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Restrictions on travelling with medicines
  1. James Cave, DTB Editor-in-Chief
  1. GP The Downland Medical Practice
  1. Correspondence to James Cave; jcave{at}

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Key learning points

  • Restrictions on the carriage of medicines (including controlled drugs) vary from country to country.

  • The International Narcotics Control Board and the International Society of Travel Medicine publish details of national regulations on travelling with controlled drugs.

  • A Home Office personal import/export licence is required if a traveller is carrying a supply of controlled drugs (into or out of the UK) that will last more than 3 months or will be travelling with controlled drugs for 3 months or more.

  • Travellers must check the local rules that apply to the transport of medicines for each country they enter and leave.

  • Travellers must check whether airlines or airports have additional requirements for the transport of medicines.


High-profile cases of British tourists arrested for carrying medicines across international borders have highlighted the risks associated with travelling without appropriate authorisation.1,2 With an estimated 1.2 billion international journeys each year and an increase in the number of people with long-term conditions travelling abroad, the potential for mishap is great.3–5 Restrictions on the carriage of drugs, particularly those categorised as controlled, vary from country to country, and travellers need to be aware of the rules that apply to the transport of medicines in and out of each country visited. Nevertheless, clear guidance on the rules for travelling with medicines can be difficult to find. This article provides an overview of the national and international rules that govern the movement of drugs. Although much of the focus will be on controlled drugs, it also includes restrictions on carrying medicines on aeroplanes and highlights areas of uncertainty.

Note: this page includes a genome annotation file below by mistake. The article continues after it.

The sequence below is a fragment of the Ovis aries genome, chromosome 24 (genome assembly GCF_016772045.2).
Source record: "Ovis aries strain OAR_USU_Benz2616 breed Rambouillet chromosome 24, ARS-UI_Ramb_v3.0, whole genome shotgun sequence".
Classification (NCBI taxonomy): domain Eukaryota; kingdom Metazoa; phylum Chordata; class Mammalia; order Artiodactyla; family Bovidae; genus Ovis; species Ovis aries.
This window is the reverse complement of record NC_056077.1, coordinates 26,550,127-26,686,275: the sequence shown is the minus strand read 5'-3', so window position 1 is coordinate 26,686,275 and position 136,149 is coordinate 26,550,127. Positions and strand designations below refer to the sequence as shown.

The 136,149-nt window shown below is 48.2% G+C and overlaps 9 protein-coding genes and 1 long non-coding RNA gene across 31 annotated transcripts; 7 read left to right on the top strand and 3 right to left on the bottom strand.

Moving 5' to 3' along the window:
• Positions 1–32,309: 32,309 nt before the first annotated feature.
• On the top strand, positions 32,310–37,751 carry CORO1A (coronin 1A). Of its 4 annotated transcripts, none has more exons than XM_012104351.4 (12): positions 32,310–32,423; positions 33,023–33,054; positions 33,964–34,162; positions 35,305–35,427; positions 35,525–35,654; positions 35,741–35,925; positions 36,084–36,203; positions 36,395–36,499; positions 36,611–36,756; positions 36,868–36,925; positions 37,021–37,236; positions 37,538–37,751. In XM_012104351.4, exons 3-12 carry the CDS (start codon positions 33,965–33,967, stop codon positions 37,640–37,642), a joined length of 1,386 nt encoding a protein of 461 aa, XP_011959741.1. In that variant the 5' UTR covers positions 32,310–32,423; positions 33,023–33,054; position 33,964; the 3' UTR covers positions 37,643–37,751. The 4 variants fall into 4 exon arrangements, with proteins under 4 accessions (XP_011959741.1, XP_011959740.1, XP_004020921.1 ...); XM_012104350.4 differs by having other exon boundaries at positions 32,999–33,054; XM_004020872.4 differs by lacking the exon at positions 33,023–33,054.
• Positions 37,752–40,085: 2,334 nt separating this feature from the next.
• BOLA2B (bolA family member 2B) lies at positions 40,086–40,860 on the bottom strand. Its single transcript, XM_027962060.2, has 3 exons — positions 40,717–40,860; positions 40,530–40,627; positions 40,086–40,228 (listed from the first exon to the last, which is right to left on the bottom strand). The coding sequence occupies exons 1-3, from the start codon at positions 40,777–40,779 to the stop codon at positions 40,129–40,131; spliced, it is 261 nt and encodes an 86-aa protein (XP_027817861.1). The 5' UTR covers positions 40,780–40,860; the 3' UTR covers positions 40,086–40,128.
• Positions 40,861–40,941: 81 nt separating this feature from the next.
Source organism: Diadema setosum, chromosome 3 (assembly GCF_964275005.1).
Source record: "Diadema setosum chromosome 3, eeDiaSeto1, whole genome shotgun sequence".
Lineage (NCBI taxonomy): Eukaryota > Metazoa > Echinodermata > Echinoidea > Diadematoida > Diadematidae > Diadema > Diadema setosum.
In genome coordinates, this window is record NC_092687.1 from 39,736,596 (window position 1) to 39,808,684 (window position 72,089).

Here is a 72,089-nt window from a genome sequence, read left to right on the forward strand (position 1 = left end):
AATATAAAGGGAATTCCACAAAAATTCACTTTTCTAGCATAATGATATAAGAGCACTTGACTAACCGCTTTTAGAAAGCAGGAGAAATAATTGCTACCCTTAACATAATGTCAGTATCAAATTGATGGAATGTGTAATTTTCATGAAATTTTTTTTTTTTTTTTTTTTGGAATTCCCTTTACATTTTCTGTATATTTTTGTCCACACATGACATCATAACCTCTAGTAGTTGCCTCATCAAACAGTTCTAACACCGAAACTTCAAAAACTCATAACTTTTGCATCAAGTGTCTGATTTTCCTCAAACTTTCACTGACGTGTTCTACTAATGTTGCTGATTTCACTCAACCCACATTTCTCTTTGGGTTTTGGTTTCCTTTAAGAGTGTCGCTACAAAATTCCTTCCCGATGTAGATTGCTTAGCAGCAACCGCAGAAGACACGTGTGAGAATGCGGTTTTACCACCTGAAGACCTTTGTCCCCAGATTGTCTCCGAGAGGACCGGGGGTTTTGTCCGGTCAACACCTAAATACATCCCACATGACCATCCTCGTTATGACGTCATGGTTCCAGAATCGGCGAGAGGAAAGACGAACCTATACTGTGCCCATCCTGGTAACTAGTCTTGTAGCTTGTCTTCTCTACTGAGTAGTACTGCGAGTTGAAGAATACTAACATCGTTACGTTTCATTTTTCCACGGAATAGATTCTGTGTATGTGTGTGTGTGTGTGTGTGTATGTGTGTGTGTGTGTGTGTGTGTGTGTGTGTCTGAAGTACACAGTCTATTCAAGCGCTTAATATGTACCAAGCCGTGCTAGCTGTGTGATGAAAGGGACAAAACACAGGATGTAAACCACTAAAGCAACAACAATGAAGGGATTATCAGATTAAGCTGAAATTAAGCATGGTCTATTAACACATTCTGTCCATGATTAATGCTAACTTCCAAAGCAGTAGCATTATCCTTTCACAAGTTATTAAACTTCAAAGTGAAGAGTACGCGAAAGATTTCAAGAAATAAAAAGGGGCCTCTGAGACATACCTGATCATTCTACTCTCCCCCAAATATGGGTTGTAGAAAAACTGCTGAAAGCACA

Background to controlled drugs

Prior to 1961 there were no international rules or laws regarding the movement of controlled drugs across the globe. This changed with the Single Convention on Narcotic Drugs that introduced checks on the movement of specific drugs, but was …

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  • Competing interests Please visit the DTB webste to access the competing interests statement:

  • Provenance and peer review Commissioned; externally peer reviewed.

  • Online supplementary material is available online. Please visit the journal website